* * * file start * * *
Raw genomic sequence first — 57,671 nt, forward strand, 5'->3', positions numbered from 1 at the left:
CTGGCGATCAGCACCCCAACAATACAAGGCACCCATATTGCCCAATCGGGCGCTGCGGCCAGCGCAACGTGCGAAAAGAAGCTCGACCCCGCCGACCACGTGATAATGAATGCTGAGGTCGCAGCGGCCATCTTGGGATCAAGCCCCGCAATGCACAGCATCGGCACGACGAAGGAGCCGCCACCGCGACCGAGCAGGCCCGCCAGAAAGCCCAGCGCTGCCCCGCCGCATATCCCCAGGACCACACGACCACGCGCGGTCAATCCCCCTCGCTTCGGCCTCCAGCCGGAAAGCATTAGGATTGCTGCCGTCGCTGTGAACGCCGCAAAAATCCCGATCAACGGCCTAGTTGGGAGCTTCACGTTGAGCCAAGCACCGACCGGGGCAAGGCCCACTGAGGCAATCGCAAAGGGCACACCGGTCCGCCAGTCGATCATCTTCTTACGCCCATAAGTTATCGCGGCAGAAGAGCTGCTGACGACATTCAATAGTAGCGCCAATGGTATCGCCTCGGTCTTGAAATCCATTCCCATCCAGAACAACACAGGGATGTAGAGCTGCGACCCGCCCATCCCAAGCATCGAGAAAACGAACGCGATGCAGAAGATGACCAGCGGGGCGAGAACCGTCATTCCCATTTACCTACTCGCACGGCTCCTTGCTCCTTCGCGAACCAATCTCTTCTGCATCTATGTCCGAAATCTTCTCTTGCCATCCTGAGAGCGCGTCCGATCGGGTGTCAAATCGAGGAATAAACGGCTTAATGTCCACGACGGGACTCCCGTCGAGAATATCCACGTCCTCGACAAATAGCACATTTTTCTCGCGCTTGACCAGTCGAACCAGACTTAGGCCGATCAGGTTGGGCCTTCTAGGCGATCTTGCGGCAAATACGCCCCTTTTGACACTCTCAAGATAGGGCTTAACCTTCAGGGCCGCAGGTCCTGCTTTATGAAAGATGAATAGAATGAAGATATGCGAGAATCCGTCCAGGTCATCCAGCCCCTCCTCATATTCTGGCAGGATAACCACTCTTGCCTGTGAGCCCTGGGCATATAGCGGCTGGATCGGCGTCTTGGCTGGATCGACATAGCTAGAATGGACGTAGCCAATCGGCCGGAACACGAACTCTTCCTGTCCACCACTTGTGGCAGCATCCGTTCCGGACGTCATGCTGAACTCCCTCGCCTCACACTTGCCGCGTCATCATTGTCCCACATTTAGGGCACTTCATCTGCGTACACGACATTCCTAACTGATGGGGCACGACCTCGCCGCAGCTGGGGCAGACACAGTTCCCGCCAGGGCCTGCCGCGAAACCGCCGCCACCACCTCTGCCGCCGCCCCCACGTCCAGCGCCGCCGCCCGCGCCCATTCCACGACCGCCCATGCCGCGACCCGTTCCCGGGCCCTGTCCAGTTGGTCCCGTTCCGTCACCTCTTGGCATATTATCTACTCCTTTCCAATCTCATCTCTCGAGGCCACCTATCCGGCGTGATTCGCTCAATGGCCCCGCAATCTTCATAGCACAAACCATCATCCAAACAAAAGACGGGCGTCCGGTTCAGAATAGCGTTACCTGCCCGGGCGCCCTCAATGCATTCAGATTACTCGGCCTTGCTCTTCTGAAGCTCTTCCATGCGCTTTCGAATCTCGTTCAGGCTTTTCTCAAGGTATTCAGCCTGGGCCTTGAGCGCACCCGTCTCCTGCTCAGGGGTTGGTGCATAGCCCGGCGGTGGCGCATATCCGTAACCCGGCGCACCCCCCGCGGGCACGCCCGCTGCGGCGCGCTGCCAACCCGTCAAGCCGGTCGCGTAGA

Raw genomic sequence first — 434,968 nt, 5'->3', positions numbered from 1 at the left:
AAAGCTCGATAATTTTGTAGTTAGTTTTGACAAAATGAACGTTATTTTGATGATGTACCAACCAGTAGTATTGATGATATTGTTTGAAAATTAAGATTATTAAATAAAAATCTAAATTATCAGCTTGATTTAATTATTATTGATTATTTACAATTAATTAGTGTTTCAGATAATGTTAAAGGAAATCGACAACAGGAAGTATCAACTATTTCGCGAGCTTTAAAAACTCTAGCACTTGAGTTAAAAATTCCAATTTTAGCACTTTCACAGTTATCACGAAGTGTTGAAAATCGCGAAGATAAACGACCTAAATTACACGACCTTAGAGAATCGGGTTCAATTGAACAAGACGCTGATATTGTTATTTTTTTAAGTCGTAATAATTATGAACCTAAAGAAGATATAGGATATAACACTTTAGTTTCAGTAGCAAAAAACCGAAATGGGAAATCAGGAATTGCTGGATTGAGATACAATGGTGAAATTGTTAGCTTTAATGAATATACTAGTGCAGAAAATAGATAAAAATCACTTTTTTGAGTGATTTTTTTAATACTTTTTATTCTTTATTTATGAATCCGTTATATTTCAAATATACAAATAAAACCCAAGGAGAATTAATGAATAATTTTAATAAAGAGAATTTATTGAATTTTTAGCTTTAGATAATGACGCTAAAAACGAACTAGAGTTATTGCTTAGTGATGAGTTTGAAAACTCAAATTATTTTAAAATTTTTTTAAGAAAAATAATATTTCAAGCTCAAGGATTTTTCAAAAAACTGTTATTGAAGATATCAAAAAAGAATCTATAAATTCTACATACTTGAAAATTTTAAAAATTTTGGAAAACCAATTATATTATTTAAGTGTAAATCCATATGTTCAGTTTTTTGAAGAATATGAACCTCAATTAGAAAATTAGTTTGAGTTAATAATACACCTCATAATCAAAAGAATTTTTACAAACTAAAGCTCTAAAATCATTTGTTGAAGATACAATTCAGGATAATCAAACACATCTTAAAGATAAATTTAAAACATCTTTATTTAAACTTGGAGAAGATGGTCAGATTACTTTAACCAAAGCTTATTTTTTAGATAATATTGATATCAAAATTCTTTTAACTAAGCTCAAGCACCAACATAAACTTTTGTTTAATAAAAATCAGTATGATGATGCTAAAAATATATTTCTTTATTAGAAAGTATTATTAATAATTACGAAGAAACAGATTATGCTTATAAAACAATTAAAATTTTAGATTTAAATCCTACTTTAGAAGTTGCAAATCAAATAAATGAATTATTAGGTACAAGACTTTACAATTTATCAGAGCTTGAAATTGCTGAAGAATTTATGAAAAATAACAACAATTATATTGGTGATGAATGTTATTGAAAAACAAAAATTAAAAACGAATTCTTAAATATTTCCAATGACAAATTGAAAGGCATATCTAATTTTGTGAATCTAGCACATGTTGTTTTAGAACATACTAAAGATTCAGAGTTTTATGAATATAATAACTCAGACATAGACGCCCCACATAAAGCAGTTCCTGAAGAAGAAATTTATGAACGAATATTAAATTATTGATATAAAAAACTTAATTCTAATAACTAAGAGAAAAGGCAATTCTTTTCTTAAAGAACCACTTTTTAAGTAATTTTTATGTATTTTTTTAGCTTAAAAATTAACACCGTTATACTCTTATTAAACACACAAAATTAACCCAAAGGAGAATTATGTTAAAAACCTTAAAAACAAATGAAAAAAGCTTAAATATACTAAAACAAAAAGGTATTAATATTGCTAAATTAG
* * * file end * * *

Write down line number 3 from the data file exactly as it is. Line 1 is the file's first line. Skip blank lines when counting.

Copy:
Raw genomic sequence first — 434,968 nt, 5'->3', positions numbered from 1 at the left: